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Upper Arm Exercises

Simple and Effective Upper Arm Exercises

If your upper arms are looking pretty flabby, it might be time to boost your knowledge of upper arm exercises. Whether you need major work on the tautness of the skin on your upper arms or if you simply want to tone and define your muscles there, the only way you can do so will be to start regularly targeting these areas during your workout. We are going to talk about a few upper arm exercises that are simple to remember and easy to perform at home--even if you don't own a weight bench.

Before we go into detail with upper arm exercises, it's a good idea to make sure we all know the important muscle groups that these exercises target. The most often-heard muscles of the arms are by far the biceps. This is a "double-headed" muscle that sits on top of the upper arm. This muscle aids in producing a curling movement of the arms, using the elbow as a hinge of sorts. It also helps to rotate the wrist and forearm downward. The triceps is another very important muscle. It is "tri-headed" and actually accounts for two-thirds of your total upper arm's mass! This muscle stretches across the back of the upper arm and helps perform the opposite movements of the biceps. The triceps help the arm to straighten as well as rotate the wrist upwards.

Now, the first exercise we are going to talk about is called the Triceps Dip. As its name suggests, this exercise targets the triceps muscle--and yes, there will be dipping involved! You will need two very sturdy pieces of furniture--preferably chairs or benches. Sit between the two benches with your feet positioned shoulder's width apart so you don't lose your balance later on. Place your hands onto the bench on either side of you. Use your arms to push yourself upward (like you're sitting in a chair), and then slowly lower yourself back down so that your bottom dips towards the floor. Your elbows should be facing the same wall that your back faces, so that your hands are facing forward, parallel to your body. Aim for ten repetitions to begin with, but stop if you feel a great deal of strain in your arms.

The next exercise is called a Bicep Curl. The target area is the biceps, but it's also good for the forearms as well. It's best to use dumbbell weights for this, but you can get creative and use whatever you've got around the house. Canned vegetables from the pantry work great, but use whatever suits you best. Start by standing with your legs shoulder's width apart and your hands firmly grasping your weights by your sides. Start by lifting the weights at your sides. Your inner wrists should be facing one another until they reach waist-height, then they should rotate to face your body. The amount of repetitions for this exercise really depends on how heavy your weights are and your current level of fitness. It's always a good idea to start off with a lesser amount of weight so that you can get in more repetitions and build your muscles up slowly but safely. As your muscles develop, you can work your way up to the heavier stuff.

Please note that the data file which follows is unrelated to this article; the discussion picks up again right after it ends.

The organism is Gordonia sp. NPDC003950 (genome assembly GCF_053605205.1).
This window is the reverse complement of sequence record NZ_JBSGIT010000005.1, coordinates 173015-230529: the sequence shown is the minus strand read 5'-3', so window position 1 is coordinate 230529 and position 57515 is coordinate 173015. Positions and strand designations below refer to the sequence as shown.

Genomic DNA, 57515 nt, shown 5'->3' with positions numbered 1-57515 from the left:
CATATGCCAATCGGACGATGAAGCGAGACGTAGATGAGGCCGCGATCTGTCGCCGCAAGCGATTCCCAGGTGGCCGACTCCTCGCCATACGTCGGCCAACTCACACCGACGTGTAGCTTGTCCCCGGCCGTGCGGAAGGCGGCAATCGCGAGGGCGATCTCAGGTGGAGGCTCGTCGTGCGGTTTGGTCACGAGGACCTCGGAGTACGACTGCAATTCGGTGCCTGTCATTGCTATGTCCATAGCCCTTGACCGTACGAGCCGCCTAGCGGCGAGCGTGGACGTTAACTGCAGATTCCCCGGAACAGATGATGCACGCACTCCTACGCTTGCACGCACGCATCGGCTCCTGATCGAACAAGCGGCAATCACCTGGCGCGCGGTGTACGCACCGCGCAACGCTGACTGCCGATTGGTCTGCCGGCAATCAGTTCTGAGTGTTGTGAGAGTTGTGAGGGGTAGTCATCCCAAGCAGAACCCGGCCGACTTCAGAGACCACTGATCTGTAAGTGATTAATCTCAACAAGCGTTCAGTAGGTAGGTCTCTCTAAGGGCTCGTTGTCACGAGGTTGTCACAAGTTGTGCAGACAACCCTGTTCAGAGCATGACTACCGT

The one-arm push up is another great triceps exercise. You won't need anything but a carpeted floor (or an exercise mat) to do this one. Begin by lying on your left side, knees slightly bent, and your left arm crossed so that your fingers touch your right shoulder. Push your right hand against the floor so that your upper body rises off the floor. You don't need to lock your right elbow, simply push your upper body enough that you can feel a bit of "burn" in the triceps of your right arm. Repeat about ten times on each side to begin with, then increase the number as the workout becomes easier.

The last exercise we are going to talk about is called the Bicep Curl with Kickback. This one will require dumbbells or some other make-shift weight from around the house. Start by performing the Bicep Curl mentioned earlier in the article. When you begin to lower the weights after a curl (say about the time the weights are waist-level), lean your body slightly forward and continue to lower the weights until they have extended behind your back. Your arms should be straight behind your back at the end of one repetition. The curl works your bicep muscles while the "kickback" extension gives your triceps a run for their money! Start out with about ten reps with a lower weight, then increase the number of repetitions when the workout becomes easier. It is not recommended that you use heavy weights for this exercise as it could lead to lower back pain.


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